Alpha Trading Signals

Every day ORTEX identifies alpha-generating opportunities. These are identified through rigorous analysis and validated through back-testing. The Alpha trading signal will tell you how much return has historically been made and the optimal holding period and relative success of this signal in the past. ORTEX back-test data sets in infinite combinations and bring you the highest-ranked signals across over 50,000 stocks every day. These signals are the ones that are most likely to happen again and produce the highest return in the shortest time. ORTEX Alpha signals are split into five families Short Squeeze, EPS, RSI, MACD and Company Events. Some of these signals families have multiple types. The different types of signal look at different aspects of the metric that is the main base for that signal.

For more information about our signals and the performance of them please read our blog post here –




Below is an explanation of the data you can see in the table.

The date the Signal is or was effective from and triggered on the previous days close.

The type of Signal that has been fired. ORTEX Alpha signals are EPS divergence signals (EPS), P/E signals (P/E), short interest signals (Short Increase), RSI, STOCHASTIC (STOCH), MACD and an ORTEX technical,(ORTEX, which is a combination of the various Technical signals that has provided strong historical returns when back-tested).

EPS divergence signals fire when the consensus of analysts EPS estimates diverge significantly from the share price and this divergence historically reverts and leads to strong alpha-generating opportunities.

P/E Signals fire when a historically attractive/unattractive P/E level is reached (vs its own history and peers) that tends to lead to a reversion.

Short Increase signals show when there is a specific increased level of Shares on loan, which tends to be followed by underperformance in the stock price.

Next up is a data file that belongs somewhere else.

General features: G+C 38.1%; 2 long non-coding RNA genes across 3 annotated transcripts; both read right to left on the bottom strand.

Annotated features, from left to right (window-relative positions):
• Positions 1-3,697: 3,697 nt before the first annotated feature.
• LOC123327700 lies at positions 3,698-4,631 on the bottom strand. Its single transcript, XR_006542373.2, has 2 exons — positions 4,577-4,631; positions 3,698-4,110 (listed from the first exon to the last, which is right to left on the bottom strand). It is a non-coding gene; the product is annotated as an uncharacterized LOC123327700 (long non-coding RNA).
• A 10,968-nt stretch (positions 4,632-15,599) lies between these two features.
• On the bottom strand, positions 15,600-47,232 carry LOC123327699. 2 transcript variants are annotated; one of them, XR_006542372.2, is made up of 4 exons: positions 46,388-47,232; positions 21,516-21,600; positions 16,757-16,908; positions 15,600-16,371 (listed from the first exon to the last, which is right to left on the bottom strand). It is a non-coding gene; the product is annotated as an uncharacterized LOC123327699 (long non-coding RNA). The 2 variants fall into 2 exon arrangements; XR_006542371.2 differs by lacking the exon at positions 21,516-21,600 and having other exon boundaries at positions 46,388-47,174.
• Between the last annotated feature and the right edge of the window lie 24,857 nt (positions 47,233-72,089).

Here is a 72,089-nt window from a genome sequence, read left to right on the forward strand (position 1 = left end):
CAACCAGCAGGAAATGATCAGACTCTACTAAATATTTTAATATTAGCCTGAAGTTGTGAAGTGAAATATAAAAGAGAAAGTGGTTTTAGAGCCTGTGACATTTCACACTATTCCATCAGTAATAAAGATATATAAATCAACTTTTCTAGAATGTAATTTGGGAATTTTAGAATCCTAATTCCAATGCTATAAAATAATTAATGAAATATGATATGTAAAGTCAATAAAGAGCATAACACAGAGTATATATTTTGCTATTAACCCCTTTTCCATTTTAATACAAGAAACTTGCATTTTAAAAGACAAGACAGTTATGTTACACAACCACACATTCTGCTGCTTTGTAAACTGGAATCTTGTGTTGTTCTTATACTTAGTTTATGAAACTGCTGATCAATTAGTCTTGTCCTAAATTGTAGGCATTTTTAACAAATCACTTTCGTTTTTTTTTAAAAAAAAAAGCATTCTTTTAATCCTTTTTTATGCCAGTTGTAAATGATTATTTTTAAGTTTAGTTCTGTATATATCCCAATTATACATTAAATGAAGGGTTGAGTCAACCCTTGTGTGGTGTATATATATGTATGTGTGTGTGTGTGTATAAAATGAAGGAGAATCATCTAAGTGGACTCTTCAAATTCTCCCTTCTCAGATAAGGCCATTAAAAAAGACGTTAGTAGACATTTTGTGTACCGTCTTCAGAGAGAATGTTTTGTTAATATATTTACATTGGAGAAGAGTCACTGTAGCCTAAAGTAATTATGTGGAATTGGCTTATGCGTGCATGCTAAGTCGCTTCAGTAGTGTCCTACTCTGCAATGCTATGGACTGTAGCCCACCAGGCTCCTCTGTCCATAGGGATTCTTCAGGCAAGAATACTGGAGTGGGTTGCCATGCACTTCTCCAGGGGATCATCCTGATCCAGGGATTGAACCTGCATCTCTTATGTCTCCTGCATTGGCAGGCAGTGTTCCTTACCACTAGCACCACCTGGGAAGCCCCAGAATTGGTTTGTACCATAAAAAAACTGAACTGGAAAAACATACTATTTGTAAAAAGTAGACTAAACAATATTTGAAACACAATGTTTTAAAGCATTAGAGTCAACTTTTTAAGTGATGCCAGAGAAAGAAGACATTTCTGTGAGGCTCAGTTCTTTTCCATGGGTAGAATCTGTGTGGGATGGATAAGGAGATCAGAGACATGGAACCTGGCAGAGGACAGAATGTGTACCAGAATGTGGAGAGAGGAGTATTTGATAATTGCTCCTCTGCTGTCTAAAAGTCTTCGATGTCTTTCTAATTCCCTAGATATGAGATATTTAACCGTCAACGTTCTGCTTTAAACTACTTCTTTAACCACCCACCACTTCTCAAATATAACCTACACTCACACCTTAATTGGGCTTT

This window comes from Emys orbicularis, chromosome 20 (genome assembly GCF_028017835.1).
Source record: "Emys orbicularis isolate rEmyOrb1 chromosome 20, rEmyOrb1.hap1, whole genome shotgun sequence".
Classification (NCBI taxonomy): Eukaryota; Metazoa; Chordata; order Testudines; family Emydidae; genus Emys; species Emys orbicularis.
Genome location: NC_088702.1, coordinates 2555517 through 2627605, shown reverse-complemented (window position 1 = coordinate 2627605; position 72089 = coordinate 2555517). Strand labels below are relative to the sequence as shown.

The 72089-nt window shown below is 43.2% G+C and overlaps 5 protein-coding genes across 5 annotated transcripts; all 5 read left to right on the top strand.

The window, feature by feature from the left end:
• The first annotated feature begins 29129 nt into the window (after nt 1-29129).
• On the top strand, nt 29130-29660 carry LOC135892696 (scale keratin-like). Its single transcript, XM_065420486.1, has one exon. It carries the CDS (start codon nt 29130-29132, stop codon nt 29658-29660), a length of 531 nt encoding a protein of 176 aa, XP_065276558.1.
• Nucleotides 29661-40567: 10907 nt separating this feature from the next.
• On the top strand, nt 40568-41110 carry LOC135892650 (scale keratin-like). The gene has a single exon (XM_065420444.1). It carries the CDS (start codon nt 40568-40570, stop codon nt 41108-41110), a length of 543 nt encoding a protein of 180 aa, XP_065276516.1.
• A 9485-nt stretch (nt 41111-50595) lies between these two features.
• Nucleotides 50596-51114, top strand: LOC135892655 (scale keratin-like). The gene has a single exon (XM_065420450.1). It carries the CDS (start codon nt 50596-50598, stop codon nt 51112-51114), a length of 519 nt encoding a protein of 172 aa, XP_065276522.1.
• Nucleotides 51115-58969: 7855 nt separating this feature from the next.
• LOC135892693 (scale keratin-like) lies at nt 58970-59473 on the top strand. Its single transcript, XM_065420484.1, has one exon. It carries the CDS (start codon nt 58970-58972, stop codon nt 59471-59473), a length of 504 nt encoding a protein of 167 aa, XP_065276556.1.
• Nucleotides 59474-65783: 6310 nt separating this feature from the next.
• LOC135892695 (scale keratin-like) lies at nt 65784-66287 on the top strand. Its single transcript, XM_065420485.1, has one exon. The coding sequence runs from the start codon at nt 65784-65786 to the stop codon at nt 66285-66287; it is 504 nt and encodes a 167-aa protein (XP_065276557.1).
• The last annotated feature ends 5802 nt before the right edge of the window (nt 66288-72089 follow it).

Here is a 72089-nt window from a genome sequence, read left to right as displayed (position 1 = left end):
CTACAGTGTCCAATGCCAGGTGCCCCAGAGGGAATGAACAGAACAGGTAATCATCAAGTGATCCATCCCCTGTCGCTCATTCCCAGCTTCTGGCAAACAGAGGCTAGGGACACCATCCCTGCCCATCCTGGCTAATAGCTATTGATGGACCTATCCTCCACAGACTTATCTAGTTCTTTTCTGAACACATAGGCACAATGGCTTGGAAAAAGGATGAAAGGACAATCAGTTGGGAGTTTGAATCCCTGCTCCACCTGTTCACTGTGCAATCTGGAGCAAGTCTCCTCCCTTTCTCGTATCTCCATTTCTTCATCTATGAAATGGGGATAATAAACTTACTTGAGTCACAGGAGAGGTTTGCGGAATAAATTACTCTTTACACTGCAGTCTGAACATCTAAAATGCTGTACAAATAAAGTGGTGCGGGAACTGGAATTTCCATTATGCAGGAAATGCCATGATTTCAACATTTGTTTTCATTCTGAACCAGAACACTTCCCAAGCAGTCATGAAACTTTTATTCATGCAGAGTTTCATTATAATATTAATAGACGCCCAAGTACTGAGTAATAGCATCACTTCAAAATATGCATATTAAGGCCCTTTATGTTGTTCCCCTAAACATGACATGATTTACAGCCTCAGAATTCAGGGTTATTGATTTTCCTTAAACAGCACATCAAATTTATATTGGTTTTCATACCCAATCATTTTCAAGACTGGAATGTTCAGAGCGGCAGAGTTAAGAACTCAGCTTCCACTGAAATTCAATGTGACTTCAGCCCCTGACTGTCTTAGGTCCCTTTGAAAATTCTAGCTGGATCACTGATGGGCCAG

Technical signals RSI, STOCH, ORTEX and MACD are fired when an extreme relative level is triggered that has historically produced a strong and predictive subsequent move.

The average mean return that the signal has historically generated.

The latest technical figure for the signal triggered. For example, for an RSI 80-90 signal, the current level would be a figure within this range, e.g. 82.19

Total number of times the signal has triggered divided by the number of years the signal has been back-tested for.

This shows how many times this signal has triggered in the past and the percentage of those triggers that have moved in the intended direction.  

Significance is a score out of 100 displayed as 0-5 stars with 100 or 5 stars being the highest. The signals are rated based on the largest return over the shortest time combined with the frequency and success of previous signals.

MIN and MAX show the range of return on previous triggers with MIN being the lowest amongst all previous triggers and MAX being the highest.

This is calculated to maximize return and minimizing holding time. The number shown is the number of trading days it has historically been best to hold the position for. You can click on the signal to see more details about this in the “Percentiles and recent trading signals” chart.

The market cap of the company in Euros

This shows how many analysts cover the stock and the skew of BUY, HOLD and SELL ratings. The green box indicates the number of BUY ratings, RED is SELLs and BLUE is HOLDs.

The return chart shows the historical mean of the price development from the signal day and 30 trading days forward (90 for EPS signals)
The green and red background show the percentage of signals that had a price increase (green) or price decrees (red) and is a good indicator of the risk level.